SALE EXTENDED | The Entire Barstool Store Is 20% Off For One More DaySHOP NOW

I Still Hold A Grudge From A Work Happy Hour From 10 Years Ago

Shutterstock Images.

NY Post- Is Happy Hour really that happy?

That’s the debate on tap as workers settle back into going to the office — and potentially grabbing drinks with coworkers at the end of the day.

Some young millennials and Gen Zers — who tend to be ever concerned with “healthy” work-life boundaries — are taking a stance against socializing with colleagues.

“I enjoy my private life and enjoy to not hangout with coworkers when I’m trying to relax and not think about work,” Michael Nicosia, 27, told The Post.

“When I’ve previously gone out with co-workers for drinks, 90% of the conversation is centered around work, work gossip, and the like,” the Dallas, Tex.-based asset manager said.

Interesting article here that basically says Happy Hour with coworkers is dead. Honestly, it makes sense. A big portion of the quotes center around the fact that most people don't want to mix social life with work life. Additionally it felt like half the conversation centered around work, and there was no real divide between fun and work. It felt like to most people it's just one continuous cycle. 

I was in the cubes for a while and I hated the "not mandatory but really is mandatory" Happy Hours or team building events when all you want to do is go home. Why do I need to pretend Bernadette from the Ops Department is all of a sudden going to be my friend over a nice cold High Noon when she hasn't transferred a call correctly since Bell invented the telephone? Do I really need to go to a team building event with a guy the desk called "Dildo Nick" who took more cigarette breaks than the entire office combined? On the busiest days, no less?! 

One place I worked at had a "First Thursday" every month which was essentially a work meeting for a half hour as a prelude to a frat party. The company was a ton of 20 somethings in sales who got free booze and free food and usually ended up going home with each other. I was long retired from the take home a coworker game as I was planning a wedding so it was never a fun night for me. I also knew I was leaving that job as soon as a better opportunity I was waiting on came through. 

The first one was on the opening night of college football. They had the bar programmed to shut off the tv's and switch over to the presentation just around the time of kickoff. I had Louisville with Lamar Jackson big that night. Nightmare. The second one I offered to order for a girl who sat a few rows behind me who signed all her sales emails "Alexis Texas" and had no idea it was a porn star. I was posted at the bar and rather then move through the slew of people (none of whom tipped, yet would get awards and be shown on the screen how much they made in commission that month) I said just "Hey just tell me what you want, I'll pass it back." . She looked at me like I asked her to take a Greyhound to Guatemala with no wifi and a seat that doesn't recline. I still hold that grudge. I hated that girl for that. Not everyone has an hidden motive, not everyone is trying to take you home. Some people just rather pass back a drink you know as a nice human … instead of shuffle step through a crowd. She couldn't fathom that and to this day I hope it downpours on her wedding day. That was the end of First Thursdays for me. I put my drink down and vowed to never return. With an office of 200 people, no one ever noticed.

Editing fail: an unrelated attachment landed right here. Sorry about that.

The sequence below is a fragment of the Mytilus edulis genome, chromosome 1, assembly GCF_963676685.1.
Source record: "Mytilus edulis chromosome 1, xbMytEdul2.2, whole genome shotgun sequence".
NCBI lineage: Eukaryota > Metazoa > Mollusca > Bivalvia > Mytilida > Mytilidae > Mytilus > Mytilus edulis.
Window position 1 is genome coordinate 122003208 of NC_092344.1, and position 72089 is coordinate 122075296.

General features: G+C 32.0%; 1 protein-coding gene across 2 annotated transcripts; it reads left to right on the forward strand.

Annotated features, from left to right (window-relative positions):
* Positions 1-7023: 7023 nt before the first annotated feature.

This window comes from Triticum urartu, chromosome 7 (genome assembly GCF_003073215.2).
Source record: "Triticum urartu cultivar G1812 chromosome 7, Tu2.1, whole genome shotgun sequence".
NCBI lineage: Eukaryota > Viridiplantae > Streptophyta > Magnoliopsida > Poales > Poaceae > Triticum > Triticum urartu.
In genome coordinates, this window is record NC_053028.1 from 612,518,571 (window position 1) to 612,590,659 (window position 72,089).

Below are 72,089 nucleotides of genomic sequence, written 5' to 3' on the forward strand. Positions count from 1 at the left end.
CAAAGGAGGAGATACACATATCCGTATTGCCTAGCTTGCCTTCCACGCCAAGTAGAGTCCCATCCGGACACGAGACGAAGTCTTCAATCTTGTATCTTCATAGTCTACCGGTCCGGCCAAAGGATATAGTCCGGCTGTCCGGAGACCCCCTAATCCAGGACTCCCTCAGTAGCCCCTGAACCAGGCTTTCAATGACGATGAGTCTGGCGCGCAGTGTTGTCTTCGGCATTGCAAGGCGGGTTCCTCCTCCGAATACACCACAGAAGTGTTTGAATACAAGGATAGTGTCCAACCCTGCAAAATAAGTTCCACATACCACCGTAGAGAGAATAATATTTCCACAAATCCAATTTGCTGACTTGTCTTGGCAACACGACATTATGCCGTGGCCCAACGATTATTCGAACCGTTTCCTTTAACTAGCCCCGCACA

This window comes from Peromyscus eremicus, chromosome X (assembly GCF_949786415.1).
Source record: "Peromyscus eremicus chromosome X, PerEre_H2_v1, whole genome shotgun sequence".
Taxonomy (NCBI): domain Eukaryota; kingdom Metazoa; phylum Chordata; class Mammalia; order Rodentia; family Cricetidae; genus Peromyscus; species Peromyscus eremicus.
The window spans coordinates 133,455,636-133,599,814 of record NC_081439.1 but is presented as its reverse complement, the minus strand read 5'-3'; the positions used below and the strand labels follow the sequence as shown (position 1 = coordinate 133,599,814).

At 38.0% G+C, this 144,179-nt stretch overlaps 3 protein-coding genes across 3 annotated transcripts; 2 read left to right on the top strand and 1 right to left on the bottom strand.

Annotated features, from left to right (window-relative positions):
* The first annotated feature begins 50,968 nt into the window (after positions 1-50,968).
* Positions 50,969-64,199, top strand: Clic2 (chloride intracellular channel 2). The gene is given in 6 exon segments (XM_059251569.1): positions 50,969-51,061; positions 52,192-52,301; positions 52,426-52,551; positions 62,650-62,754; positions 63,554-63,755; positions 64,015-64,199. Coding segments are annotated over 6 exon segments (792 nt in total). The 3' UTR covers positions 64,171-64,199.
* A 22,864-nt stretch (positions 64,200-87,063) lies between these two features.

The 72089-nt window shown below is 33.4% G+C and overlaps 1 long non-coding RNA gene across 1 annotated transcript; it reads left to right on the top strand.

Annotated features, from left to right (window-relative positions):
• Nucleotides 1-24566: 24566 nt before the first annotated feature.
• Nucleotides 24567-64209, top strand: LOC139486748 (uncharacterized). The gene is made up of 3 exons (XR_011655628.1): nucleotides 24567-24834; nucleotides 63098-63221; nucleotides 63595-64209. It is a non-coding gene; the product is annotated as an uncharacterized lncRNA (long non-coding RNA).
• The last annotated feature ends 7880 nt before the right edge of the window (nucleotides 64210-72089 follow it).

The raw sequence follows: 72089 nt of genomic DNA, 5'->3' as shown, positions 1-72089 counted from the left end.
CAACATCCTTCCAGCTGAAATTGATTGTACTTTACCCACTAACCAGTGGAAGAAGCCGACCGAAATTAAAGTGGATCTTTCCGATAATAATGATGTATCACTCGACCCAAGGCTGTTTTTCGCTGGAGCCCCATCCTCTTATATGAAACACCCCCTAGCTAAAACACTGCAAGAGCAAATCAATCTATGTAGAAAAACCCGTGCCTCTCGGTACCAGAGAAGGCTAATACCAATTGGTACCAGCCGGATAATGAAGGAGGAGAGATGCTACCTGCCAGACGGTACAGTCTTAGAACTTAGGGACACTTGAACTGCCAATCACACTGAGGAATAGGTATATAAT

One buddy of mine put it great when referring to work friends, he said it was like "summer camp".  Everyone pretends to be tight but when it all ends or people go their separate ways no one bats an eye. In the moment you act like it matters, but in the big picture you know it doesn't. 

The other thing I feel ended Happy Hours was Quarantine. People became house cats. There was no commute. You stayed at home did your work and when the clock struck 5 or 6 and you punched out … you got to enjoy a nice dinner, a program, a game etc. You only saw these people via Zoom or Slack. You can't make a connection that way, you don't talk at the desk or laugh or make jokes. Coworkers just became a face on a screen and because of that it became weirder to go to a happy hour with people you barely know. 

I'm on the team of do your work and go home if you work in the cubes. I can't blame these people for thinking the same. 

Final note- If I was to build a happy hour crowd at Barstool it would be Large as first pick. Commands a room, tells great stories and seems to fit in with a variety of crowds and talk about a variety of topics. 

Unless of course we were going to a happy hour where it was bottle service with hats allowed at a bar we were too old for…then I would have to reconsider who I picked.